Season of mists and mellow fruitfulness! Close bosom-friend of the maturing son.
Nature never did betray The heart that loved her; 't is her privilege Through all the years of this our life, to lead From joy to joy.
OUR season's labor draws to its close, and with it comes a pe-riod of rest and reflection, as we turn our thoughts back through this pleasant summer of work and hope.
The charm of a long autumn is very great, but seldom permitted by our capricious climate, which is apt to spoil the garden in September, and then make the misfortune the more apparent by a succession of mild October days, when flowers and green leaves would suit the soft warm weather.
This year, which has made eccentric shifts of all the months in turn, giving us a dry April and a cold July, bestowed upon us a most enchanting autumn, mild and free from storms, so that vegetation remained perfect till late October, and the harvest-time was most propitious.
No early frost blighted the cornfield, or marred the golden pumpkin's fairness. No rain made the apple and pear gathering a disappointment and a sorrow. Late flowers lined the garden-walks in un-chilled splendor until mid-October, while the soft September haze and the mellow glow of the suceeding month showed Maples in full green leaf, and Oaks with only a touch of ripened crimson.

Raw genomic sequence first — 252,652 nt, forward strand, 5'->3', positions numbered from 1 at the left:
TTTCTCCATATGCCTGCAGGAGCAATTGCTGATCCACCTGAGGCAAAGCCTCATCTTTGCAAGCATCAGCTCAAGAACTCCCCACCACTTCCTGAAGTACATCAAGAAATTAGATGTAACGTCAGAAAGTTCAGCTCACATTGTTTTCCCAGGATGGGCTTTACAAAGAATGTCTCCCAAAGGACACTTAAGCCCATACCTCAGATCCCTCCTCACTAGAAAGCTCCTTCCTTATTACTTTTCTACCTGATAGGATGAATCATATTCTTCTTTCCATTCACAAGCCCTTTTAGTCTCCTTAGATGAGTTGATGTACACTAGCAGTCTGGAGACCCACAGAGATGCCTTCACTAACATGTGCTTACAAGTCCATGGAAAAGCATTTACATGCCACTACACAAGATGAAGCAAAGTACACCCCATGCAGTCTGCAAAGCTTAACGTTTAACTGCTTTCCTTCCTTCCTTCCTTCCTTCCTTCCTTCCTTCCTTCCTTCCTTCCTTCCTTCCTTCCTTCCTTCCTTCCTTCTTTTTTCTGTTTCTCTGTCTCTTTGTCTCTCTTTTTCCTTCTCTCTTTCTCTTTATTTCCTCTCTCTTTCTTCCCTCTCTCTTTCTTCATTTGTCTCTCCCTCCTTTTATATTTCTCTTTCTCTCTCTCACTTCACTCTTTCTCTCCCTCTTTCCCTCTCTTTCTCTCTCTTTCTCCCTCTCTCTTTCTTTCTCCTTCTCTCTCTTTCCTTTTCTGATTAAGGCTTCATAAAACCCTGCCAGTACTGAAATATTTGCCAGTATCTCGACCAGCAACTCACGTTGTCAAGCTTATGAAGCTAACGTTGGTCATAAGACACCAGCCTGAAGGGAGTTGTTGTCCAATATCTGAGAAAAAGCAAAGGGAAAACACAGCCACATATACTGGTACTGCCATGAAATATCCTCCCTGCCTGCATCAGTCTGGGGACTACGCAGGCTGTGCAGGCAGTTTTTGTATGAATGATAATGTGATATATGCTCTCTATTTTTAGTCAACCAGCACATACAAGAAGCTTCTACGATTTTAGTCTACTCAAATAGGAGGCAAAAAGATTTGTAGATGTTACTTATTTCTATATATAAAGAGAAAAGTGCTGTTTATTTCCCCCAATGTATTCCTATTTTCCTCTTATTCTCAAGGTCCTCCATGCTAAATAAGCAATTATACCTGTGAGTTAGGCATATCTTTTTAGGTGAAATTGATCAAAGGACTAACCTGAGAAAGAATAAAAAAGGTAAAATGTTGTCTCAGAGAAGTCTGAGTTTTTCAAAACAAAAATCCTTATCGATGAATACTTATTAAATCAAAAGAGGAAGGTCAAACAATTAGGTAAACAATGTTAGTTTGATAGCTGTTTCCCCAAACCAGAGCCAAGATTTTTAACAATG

When the autumn comes thus slowly to maturity, a tinge of russet and gold creeps softly into the landscape. Here and there is the accent of a red leaf or branch, like the note of a trumpet in an orchestra. Soft browns steal into the meadows, and form a shade on northern slopes. Dead are the Goldenrods and Asters, faded the roadside flowers. The Rose-hips make ruddy gleams in the bushes, and a few belated Barberries cling to their thorny stems in wizened splendor, while other berries, purple and black, cluster by the fences, and the nut-trees hang out their smooth or prickly burrs, promising a harvest of brown fruit.
This is the green old age of the year, cheery and fruitful, bountiful and rich. Gone are the hurry of spring and the burden of summer, the slow harvest has been gathered, and repose has come to the teeming earth. Now must the gardener look forward and plan for the coming season, and set his bulbs for spring blooming, and clear away the rubbish of dead stems from the flower-beds, and transplant perennials that they may blossom freely the following summer.
It is well in planting a garden to arrange for this season, which is so pleasing, by having a profusion of hardy plants that are not easily disheartened by a chill, and make a brave show as the year wanes. This is a care often neglected by public gardeners, who stock their parterres with ephemeral blooms that the first cold breath destroys, leaving but a dreary group of dry sticks behind.